As well as providing opportunities for social and cultural enrichment to disadvantaged pupils through extended schools, through the Education and Inspections Act 2006 we have introduced measures to give disadvantaged pupils fair access to good schools. And through our major Every Child Matters reforms to children's services, schools are increasingly forging strong links with other children's services. Schools are well placed to spot problems that may be affecting a child's development at an early stage and to engage other agencies as appropriate. Greater use of multi-disciplinary teams, lead professionals and information sharing is helping to identify problems as they arise, provide swift, tailored interventions and remove barriers to school achievement.

Does this answer the above question?

Yes5 people think so

No2 people think not

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anthony lynch
Posted on 6 Mar 2007 4:49 pm (Report this annotation)

Wheres Ken

Robert Nicholson
Posted on 6 Mar 2007 5:51 pm (Report this annotation)

Lots of big words!!

Ken Brookman
Posted on 6 Mar 2007 9:05 pm (Report this annotation)

Hi guys. I heard that Mr Davies had been spotted in town so I went to find him. No success sorry. Still this answer to his questions was pretty good really even with all those big words.
I am suprised though as education is the responsibility of the Welsh Assembly and nuclear dai doesn't rate education usually. His boss Mrs Law will be furious with him again.
Seriously though this is an excellent answer and shows that the Labour Government are taking education seriously, Nuclear dai thinks that anybody with an "ology" is not worthy or of any real value according to one of his speeches . It's nice to see my English cousins are getting a good educations system from the government and that my MP is concerned about his colleagues in England also.

It should take Mr davies some time to read and digest the information provided here so I suppose that should be the lot on this subject for a while.

anthony lynch
Posted on 7 Mar 2007 10:19 am (Report this annotation)

i think dai has a ghost question writer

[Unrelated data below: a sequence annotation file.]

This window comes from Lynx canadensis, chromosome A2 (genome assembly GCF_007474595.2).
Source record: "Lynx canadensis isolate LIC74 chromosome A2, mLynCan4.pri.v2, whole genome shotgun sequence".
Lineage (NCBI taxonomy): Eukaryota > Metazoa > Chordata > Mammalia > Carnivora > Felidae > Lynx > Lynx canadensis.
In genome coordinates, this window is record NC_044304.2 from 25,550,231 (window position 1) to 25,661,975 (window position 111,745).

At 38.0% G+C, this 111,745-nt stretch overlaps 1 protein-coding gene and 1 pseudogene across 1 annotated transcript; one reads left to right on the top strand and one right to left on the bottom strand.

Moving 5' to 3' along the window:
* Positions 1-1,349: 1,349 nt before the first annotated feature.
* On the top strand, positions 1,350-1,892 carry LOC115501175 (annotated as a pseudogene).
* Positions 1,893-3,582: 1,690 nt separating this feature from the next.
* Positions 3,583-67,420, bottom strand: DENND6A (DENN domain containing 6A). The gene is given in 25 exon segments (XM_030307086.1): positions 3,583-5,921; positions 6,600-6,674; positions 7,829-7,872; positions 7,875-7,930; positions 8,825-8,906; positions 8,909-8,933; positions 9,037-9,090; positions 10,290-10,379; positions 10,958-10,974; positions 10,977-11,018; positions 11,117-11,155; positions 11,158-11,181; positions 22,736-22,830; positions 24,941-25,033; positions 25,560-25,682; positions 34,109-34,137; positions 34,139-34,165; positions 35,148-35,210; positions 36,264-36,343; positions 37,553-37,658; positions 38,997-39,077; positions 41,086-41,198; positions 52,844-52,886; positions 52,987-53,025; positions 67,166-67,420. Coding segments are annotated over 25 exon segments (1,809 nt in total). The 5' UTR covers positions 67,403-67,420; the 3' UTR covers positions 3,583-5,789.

Ken Brookman
Posted on 7 Mar 2007 5:42 pm (Report this annotation)

Most of the people I know think that he himself is a ghost. He can claim a massive £87,276.00 for staffing allowance. (Last years figures I think) so he has enough money to employ somebody with atleast half a brain. I note that you only joined the site this month Anthony so you will see some unusual things coming from the office of the gent from Blaenau Gwent I think. If you are a supporter I suggest you check out some of his previous works.He has some really brilliant questions like the one on bringing back airships for transporting people and goods around the Uk.

anthony lynch
Posted on 8 Mar 2007 10:51 am (Report this annotation)

Im not affiliated to any political party or individiuals Ken. I can also remember that Dai said he would be giving the local community £20,000 when he got into parliament
I've been writing a few letteres myself recently to Dai and officers of the local council, councillors the chief of police, AM, MP and the local paper which dosen't like my letters and won't print them
Dais replies are trying hard to distance himself from the issue that im trying to bring into the public domain
It involves the bigoted tenants meeting trying to stop people moving onto the local newtown estate and the local councillors involvement in it.
The question in my letters was, how confidential information on tenants became common knowledge and discussed in a public meeting. Every one I wrote to seems to wish the issue would go away Ken, our AM replied that she would keep it in mind.